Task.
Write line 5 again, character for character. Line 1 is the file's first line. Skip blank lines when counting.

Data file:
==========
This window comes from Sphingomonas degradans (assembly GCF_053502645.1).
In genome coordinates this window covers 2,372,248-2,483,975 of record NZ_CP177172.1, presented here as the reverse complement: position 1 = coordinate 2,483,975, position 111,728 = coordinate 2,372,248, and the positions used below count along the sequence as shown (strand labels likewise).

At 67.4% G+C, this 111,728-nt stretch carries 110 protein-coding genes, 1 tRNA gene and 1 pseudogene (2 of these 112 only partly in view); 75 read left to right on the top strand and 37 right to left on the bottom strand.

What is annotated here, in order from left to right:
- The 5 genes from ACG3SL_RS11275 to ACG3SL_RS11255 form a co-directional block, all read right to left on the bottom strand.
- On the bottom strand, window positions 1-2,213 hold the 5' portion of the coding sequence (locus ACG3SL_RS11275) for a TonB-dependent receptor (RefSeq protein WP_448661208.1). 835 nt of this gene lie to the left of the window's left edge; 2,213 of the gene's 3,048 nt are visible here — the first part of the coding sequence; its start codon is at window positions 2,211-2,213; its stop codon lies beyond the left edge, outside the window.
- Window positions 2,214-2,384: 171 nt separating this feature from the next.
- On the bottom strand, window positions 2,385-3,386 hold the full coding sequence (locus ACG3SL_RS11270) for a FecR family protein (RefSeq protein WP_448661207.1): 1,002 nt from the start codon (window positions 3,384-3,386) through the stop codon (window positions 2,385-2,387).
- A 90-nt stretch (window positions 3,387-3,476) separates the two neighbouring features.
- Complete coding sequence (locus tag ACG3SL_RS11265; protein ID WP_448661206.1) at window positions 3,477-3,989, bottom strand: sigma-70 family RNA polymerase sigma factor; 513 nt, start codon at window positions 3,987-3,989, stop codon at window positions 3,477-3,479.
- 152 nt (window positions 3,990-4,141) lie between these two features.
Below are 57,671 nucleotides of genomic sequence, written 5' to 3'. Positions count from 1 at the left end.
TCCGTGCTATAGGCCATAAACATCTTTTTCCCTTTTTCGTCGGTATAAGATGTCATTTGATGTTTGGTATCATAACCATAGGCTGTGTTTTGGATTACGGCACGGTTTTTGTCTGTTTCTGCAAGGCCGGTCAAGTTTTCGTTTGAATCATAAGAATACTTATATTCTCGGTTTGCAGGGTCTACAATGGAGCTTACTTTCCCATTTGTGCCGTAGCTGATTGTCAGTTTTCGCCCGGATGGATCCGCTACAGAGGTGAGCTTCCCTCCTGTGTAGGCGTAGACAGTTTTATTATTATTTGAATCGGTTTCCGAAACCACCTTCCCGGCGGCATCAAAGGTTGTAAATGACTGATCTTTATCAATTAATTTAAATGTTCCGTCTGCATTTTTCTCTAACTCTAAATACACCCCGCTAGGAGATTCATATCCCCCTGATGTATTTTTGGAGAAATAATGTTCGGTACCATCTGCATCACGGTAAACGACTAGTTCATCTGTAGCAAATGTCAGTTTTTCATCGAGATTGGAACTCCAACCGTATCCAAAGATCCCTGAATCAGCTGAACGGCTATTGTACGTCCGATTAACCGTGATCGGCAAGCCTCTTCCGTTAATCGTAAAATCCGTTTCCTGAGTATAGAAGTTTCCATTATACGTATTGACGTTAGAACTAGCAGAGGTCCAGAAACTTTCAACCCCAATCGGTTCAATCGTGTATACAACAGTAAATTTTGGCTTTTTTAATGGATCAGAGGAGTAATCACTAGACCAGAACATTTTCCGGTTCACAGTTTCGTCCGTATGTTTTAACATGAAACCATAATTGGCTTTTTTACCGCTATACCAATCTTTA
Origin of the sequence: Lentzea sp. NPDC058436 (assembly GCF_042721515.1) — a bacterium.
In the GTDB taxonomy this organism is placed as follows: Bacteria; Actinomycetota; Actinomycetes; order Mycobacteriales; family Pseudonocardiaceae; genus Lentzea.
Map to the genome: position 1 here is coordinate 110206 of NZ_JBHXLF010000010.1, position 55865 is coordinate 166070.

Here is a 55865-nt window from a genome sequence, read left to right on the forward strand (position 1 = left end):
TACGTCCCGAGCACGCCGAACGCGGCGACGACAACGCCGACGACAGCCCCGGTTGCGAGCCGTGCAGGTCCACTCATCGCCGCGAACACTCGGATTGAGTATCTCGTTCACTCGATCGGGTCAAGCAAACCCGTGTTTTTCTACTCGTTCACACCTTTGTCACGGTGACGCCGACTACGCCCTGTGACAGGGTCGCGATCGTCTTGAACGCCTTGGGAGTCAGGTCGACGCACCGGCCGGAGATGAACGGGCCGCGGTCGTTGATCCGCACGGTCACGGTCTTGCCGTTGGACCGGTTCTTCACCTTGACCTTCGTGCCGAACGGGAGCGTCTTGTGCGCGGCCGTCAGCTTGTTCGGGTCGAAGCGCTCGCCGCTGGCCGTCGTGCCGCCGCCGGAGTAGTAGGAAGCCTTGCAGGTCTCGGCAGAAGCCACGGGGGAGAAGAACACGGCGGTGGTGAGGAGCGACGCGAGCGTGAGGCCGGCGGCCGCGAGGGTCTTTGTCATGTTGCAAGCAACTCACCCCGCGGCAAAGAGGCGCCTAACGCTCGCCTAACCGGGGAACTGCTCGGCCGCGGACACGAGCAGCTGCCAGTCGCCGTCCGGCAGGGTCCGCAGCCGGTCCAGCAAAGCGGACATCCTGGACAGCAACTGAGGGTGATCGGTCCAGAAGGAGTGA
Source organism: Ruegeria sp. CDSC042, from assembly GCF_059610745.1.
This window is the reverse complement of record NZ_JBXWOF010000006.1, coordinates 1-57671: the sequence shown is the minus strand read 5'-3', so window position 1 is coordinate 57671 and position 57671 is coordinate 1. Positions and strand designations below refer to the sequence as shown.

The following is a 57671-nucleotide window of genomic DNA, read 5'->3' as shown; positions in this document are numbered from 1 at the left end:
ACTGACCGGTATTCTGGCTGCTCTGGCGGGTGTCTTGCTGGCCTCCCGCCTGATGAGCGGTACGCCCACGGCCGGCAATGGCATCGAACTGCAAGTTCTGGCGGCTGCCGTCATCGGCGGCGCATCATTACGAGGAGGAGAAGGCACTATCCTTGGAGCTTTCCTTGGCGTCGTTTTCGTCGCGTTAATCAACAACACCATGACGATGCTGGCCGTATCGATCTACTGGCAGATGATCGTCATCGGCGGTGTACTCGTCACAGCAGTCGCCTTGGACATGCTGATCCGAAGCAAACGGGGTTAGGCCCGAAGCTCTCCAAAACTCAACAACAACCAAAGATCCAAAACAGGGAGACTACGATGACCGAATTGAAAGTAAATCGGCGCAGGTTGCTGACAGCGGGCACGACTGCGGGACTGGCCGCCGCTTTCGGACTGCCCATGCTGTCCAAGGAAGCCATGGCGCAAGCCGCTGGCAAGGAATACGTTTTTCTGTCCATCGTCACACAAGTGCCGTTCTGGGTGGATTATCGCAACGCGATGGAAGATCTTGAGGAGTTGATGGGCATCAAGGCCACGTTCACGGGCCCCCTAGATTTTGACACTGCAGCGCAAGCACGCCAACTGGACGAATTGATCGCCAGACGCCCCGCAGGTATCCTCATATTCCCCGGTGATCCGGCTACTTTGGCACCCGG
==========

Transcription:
- The 5 genes from ACG3SL_RS11275 to ACG3SL_RS11255 form a co-directional block, all read right to left on the bottom strand.